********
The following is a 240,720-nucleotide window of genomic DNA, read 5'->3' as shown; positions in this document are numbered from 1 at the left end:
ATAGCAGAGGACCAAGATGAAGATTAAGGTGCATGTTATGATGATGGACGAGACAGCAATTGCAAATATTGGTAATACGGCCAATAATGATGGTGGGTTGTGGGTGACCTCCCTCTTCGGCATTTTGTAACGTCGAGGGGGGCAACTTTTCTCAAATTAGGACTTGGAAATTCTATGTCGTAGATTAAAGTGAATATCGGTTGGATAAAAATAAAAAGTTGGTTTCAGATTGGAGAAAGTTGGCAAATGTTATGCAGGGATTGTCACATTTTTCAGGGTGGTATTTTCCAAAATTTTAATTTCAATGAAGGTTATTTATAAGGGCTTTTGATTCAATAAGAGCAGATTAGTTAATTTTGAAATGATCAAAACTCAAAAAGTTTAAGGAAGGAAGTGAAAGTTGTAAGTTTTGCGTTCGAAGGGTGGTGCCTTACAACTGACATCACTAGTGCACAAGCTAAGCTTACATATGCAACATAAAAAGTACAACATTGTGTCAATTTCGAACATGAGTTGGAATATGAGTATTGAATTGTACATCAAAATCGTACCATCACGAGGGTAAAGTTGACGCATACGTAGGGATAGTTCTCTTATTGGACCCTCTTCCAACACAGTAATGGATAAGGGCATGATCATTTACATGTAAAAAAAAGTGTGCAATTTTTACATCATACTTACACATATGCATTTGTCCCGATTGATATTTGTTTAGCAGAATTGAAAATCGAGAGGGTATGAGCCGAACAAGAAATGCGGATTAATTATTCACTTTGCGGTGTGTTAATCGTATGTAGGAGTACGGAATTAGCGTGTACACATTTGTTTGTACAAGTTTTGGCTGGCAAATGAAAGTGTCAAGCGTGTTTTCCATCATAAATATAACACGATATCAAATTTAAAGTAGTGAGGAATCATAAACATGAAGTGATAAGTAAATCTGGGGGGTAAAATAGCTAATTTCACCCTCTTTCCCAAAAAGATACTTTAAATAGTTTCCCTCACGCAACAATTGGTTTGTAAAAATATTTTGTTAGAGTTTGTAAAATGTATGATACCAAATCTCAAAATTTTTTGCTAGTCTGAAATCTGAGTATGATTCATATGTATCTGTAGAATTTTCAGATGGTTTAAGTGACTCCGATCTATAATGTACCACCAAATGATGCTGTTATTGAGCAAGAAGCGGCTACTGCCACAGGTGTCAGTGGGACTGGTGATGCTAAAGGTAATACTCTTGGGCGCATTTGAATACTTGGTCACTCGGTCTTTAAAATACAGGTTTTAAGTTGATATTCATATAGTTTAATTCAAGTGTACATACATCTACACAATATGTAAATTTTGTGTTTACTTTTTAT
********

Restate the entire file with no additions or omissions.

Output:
The following is a 240,720-nucleotide window of genomic DNA, read 5'->3' as shown; positions in this document are numbered from 1 at the left end:
ATAGCAGAGGACCAAGATGAAGATTAAGGTGCATGTTATGATGATGGACGAGACAGCAATTGCAAATATTGGTAATACGGCCAATAATGATGGTGGGTTGTGGGTGACCTCCCTCTTCGGCATTTTGTAACGTCGAGGGGGGCAACTTTTCTCAAATTAGGACTTGGAAATTCTATGTCGTAGATTAAAGTGAATATCGGTTGGATAAAAATAAAAAGTTGGTTTCAGATTGGAGAAAGTTGGCAAATGTTATGCAGGGATTGTCACATTTTTCAGGGTGGTATTTTCCAAAATTTTAATTTCAATGAAGGTTATTTATAAGGGCTTTTGATTCAATAAGAGCAGATTAGTTAATTTTGAAATGATCAAAACTCAAAAAGTTTAAGGAAGGAAGTGAAAGTTGTAAGTTTTGCGTTCGAAGGGTGGTGCCTTACAACTGACATCACTAGTGCACAAGCTAAGCTTACATATGCAACATAAAAAGTACAACATTGTGTCAATTTCGAACATGAGTTGGAATATGAGTATTGAATTGTACATCAAAATCGTACCATCACGAGGGTAAAGTTGACGCATACGTAGGGATAGTTCTCTTATTGGACCCTCTTCCAACACAGTAATGGATAAGGGCATGATCATTTACATGTAAAAAAAAGTGTGCAATTTTTACATCATACTTACACATATGCATTTGTCCCGATTGATATTTGTTTAGCAGAATTGAAAATCGAGAGGGTATGAGCCGAACAAGAAATGCGGATTAATTATTCACTTTGCGGTGTGTTAATCGTATGTAGGAGTACGGAATTAGCGTGTACACATTTGTTTGTACAAGTTTTGGCTGGCAAATGAAAGTGTCAAGCGTGTTTTCCATCATAAATATAACACGATATCAAATTTAAAGTAGTGAGGAATCATAAACATGAAGTGATAAGTAAATCTGGGGGGTAAAATAGCTAATTTCACCCTCTTTCCCAAAAAGATACTTTAAATAGTTTCCCTCACGCAACAATTGGTTTGTAAAAATATTTTGTTAGAGTTTGTAAAATGTATGATACCAAATCTCAAAATTTTTTGCTAGTCTGAAATCTGAGTATGATTCATATGTATCTGTAGAATTTTCAGATGGTTTAAGTGACTCCGATCTATAATGTACCACCAAATGATGCTGTTATTGAGCAAGAAGCGGCTACTGCCACAGGTGTCAGTGGGACTGGTGATGCTAAAGGTAATACTCTTGGGCGCATTTGAATACTTGGTCACTCGGTCTTTAAAATACAGGTTTTAAGTTGATATTCATATAGTTTAATTCAAGTGTACATACATCTACACAATATGTAAATTTTGTGTTTACTTTTTAT